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Scheduling Tasks in SoC Application Design

This example shows how to schedule application tasks across multiple cores in an SoC Blockset model by using the Schedule Editor tool. Consider an application that has two periodic tasks:

  • The first periodic task, periodicTask1, which runs every second.

  • * The second periodic task, periodicTask2, which runs every two seconds.

The application also has two aperiodic tasks, aperiodicTask1 and aperiodicTask2, running sporadically. The model implements the application on a hardware board that has a two-core processor.

Task Management without Schedule Editor

Inspect the model and its tasks.

open_system('soc_schedule_editor_initial')

Assume that, after the initial implementation and profiling of the task execution on the hardware board, you obtain these task durations. For more information, on task profiling see Task Profiling on Processor.

period (s) duration (s)

periodicTask1 1 0.45

periodicTask2 2 2.05

aperiodicTask1 N/A 0.35

aperiodicTask2 N/A 0.15

The second periodic task takes too long to execute and starves the computational resources on the processor, which necessitate an alternative implementation.

The second periodic task contains two independent data paths. Therefore, this task can be split into two periodic tasks, each running every two seconds: periodicTask2a and periodicTask2b. Profiling the tasks again produces updated task durations.

period (s) duration (s)

periodicTask1 1 0.45

periodicTask2a 2 0.50

periodicTask2b 2 1.55

aperiodicTask1 N/A 0.35

aperiodicTask2 N/A 0.15

Assigning periodicTask2a and periodicTask2b to two different cores produces a schedulable implementation. By default, you cannot create more than one task for each discrete rate in a Simulink® model. To create periodicTask2a and periodicTask2b in Simulink, use the Schedule Editor tool.

Task Management with Schedule Editor

The Schedule Editor creates task partitions that can be periodic or aperiodic. Unlike the default Simulink rate grouping, multiple task partitions can share the same rate. You can now create the two subtasks of the second task and set them to run on separate cores.

Creating Schedule Editor Task Partitions

Convert all rates to task partitions. To create a partition, create a Simulink atomic subsystem and give it a partition name. For a periodic task, create a periodic partition and set its period. Similarly, for an aperiodic task, create an aperiodic partition. The model has two periodic partitions with a period of 2 and two aperiodic partitions.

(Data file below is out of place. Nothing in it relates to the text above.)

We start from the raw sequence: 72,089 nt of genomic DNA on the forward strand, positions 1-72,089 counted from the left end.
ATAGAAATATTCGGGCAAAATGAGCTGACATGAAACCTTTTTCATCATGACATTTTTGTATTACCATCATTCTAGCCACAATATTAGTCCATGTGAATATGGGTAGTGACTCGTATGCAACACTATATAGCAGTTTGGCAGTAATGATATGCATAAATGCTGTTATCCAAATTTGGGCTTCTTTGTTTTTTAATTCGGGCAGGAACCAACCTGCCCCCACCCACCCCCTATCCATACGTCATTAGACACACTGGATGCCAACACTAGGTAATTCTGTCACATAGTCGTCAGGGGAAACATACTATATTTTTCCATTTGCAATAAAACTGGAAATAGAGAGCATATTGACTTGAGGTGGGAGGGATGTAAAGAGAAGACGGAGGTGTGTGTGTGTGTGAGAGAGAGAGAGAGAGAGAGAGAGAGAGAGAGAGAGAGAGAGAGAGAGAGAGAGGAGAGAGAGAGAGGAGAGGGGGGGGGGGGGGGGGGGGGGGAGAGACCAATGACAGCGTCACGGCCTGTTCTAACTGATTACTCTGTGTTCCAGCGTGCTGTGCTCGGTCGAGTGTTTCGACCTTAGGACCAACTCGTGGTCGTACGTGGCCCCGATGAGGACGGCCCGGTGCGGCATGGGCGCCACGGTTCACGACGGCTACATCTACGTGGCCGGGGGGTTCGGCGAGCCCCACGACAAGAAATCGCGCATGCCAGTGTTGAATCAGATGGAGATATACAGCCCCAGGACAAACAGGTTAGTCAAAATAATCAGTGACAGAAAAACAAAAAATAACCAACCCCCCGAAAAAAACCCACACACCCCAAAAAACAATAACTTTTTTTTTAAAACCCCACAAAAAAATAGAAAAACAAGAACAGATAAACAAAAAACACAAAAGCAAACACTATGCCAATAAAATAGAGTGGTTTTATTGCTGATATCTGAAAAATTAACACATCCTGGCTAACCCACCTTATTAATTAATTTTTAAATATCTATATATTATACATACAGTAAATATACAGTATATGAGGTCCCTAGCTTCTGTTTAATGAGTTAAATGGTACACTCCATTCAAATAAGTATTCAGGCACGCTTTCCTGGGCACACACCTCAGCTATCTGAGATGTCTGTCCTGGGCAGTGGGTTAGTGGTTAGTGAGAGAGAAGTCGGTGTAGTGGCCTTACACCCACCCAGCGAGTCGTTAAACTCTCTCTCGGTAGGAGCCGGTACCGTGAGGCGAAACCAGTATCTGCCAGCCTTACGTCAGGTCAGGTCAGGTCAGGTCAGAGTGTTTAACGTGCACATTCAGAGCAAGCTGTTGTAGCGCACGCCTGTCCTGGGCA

open_system('soc_schedule_editor')

Open the Schedule Editor and review the default execution order of the partitions.

soc_schedule_editor_periodic.png

Connect Task Partitions to Task Manager Block

Connect a Model block that contains the algorithm model to the Task Manager block in a new top model. Rate ports on the Model block represent the partitions in the reference model and must connect to the Task Manager block. Each partition must be matched to the corresponding task.

Click the Task Manager block. Configure the Task Manager block to use the execution order from Schedule Editor by checking Use Schedule Editor Ordering. The Task Manager block specifies the task core affinity. Configure periodicTask2a and periodicTask2b to run on different cores and the asynchronous tasks to run on the same core as periodicTask3 by setting the Core property.

period (s) duration (s) core

periodicTask1 1 0.45 0

periodicTask2a 2 0.50 0

periodicTask2b 2 1.55 1

aperiodicTask1 N/A 0.20 1

aperiodicTask2 N/A 0.05 1

Simulate the model and analyze the task profiling results in the Simulation Data Inspector. The two subtasks of the second periodic task run every two seconds in parllel and no tasks overrun.

soc_schedule_editor_periodic_profile.png

Controlling Priority of Aperiodic Tasks

In the task profiling results, aperiodicTask1 runs first and aperiodicTask2 runs second.

soc_schedule_editor_aperiodic_order1_profile.png

The Event Source2 block triggers aperiodicTask2, creating a trigger at 5.7 s, as set by the timeseries object ts2. Since aperiodicTask1 has higher priority, the model does not preempt this task.

You can change the priority of the aperiodic partitions by changing their execution order in the Schedule Editor. Open the Schedule Editor in the reference model and drag aperiodicTask2 above aperiodicTask1.

soc_schedule_editor_aperiodic.png

Run the simulation again. In this case, aperiodicTask2 preempts aperiodicTask1 as soon as the trigger for aperiodicTask2 occurs.

soc_schedule_editor_aperiodic_order2_profile.png

Further Exploration

  • Run the model on a supported hardware board in external mode. Confirm that the timer-driven task specifications match those set in the Schedule Editor.

  • Replace the Event Source blocks with I/O peripheral blocks, such as UDP Read, for your hardware board. Verify the behavior of the event-driven tasks.